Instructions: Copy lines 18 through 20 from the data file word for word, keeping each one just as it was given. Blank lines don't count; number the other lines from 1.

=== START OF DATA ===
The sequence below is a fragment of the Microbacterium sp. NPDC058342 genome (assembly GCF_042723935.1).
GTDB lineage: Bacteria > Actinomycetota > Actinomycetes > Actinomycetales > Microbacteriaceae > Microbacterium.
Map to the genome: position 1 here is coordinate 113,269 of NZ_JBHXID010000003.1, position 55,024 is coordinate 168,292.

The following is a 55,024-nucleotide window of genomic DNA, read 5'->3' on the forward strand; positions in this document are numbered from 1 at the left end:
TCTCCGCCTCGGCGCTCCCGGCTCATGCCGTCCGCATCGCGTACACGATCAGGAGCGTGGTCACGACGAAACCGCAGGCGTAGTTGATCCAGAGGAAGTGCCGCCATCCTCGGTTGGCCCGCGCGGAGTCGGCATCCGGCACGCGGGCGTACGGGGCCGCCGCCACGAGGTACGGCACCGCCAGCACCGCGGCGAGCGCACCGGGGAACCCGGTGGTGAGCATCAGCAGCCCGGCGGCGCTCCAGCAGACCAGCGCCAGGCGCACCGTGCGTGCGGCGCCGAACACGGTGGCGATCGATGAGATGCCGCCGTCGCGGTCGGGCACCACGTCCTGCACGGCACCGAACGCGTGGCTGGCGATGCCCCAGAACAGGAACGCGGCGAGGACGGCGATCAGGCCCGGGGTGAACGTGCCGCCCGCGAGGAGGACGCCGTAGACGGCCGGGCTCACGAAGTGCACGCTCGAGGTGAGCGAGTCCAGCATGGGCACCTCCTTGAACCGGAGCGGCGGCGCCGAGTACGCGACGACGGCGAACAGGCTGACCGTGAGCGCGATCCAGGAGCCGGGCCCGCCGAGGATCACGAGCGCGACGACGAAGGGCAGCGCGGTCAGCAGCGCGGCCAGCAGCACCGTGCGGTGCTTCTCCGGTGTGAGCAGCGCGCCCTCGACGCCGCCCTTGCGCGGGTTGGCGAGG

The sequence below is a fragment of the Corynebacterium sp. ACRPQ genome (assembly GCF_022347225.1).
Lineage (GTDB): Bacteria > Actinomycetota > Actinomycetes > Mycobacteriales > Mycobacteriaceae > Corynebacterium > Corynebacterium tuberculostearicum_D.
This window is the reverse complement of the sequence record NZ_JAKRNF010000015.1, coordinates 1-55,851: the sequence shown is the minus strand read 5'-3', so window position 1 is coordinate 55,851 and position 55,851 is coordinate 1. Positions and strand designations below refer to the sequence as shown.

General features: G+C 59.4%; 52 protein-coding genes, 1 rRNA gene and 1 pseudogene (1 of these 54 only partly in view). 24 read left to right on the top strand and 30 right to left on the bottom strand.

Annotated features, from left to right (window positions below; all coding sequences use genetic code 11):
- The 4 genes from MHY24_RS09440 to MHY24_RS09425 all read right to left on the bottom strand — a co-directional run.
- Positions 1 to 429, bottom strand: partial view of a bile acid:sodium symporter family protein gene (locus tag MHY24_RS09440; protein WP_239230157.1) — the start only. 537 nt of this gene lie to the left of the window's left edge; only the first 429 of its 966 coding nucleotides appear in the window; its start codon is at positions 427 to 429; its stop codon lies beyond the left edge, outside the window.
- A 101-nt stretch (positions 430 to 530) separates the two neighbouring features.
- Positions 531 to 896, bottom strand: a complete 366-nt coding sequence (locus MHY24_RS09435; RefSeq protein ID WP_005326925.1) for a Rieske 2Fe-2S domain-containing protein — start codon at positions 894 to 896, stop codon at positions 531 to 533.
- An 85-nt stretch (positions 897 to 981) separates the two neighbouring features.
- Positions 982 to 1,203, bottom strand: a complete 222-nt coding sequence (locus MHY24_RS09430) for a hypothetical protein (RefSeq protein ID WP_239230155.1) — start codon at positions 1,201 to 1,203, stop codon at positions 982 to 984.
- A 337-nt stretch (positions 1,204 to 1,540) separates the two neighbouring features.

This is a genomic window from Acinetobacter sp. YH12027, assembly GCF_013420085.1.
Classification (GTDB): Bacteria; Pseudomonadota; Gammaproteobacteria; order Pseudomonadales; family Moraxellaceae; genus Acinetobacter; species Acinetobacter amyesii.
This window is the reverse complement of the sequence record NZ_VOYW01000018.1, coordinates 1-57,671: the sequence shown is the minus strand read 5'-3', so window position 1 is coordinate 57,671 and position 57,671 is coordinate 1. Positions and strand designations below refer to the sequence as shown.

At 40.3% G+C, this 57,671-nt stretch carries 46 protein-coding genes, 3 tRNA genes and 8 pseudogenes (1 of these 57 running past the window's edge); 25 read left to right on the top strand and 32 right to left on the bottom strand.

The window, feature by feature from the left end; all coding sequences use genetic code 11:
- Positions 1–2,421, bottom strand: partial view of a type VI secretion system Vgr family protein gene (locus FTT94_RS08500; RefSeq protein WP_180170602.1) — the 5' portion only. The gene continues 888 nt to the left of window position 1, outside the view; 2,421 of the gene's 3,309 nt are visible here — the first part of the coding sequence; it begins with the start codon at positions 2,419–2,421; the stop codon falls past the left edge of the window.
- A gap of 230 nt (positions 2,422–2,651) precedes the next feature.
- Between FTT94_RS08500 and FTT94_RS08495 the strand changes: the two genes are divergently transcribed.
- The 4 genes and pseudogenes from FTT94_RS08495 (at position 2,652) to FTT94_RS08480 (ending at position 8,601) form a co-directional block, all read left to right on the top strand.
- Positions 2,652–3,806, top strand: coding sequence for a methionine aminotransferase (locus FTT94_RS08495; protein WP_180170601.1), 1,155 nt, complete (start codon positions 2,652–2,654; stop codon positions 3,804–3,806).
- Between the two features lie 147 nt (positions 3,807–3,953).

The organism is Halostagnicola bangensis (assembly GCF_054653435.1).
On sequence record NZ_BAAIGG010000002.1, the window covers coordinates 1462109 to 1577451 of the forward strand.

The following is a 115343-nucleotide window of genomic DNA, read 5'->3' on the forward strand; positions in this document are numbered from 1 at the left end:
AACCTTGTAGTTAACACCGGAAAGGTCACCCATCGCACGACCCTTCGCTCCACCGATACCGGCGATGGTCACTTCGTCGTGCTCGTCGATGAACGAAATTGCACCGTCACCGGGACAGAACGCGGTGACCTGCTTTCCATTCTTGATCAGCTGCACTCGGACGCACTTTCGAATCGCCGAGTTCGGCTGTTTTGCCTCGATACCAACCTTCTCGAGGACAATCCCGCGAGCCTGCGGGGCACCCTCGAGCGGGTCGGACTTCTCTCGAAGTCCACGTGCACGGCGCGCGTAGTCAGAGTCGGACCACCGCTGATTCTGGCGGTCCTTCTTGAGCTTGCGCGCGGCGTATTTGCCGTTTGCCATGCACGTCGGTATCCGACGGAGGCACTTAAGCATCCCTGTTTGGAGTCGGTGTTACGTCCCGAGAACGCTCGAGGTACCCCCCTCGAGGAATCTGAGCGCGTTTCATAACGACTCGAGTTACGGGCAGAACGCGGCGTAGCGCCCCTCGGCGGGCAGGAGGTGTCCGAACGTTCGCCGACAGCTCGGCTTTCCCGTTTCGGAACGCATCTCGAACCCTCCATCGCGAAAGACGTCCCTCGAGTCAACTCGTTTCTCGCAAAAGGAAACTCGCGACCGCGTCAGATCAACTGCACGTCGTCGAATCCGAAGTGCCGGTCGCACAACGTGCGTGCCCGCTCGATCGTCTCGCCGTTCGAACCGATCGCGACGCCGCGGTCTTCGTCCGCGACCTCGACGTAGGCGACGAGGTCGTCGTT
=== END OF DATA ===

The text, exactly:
This is a genomic window from Acinetobacter sp. YH12027, assembly GCF_013420085.1.
Classification (GTDB): Bacteria; Pseudomonadota; Gammaproteobacteria; order Pseudomonadales; family Moraxellaceae; genus Acinetobacter; species Acinetobacter amyesii.
This window is the reverse complement of the sequence record NZ_VOYW01000018.1, coordinates 1-57,671: the sequence shown is the minus strand read 5'-3', so window position 1 is coordinate 57,671 and position 57,671 is coordinate 1. Positions and strand designations below refer to the sequence as shown.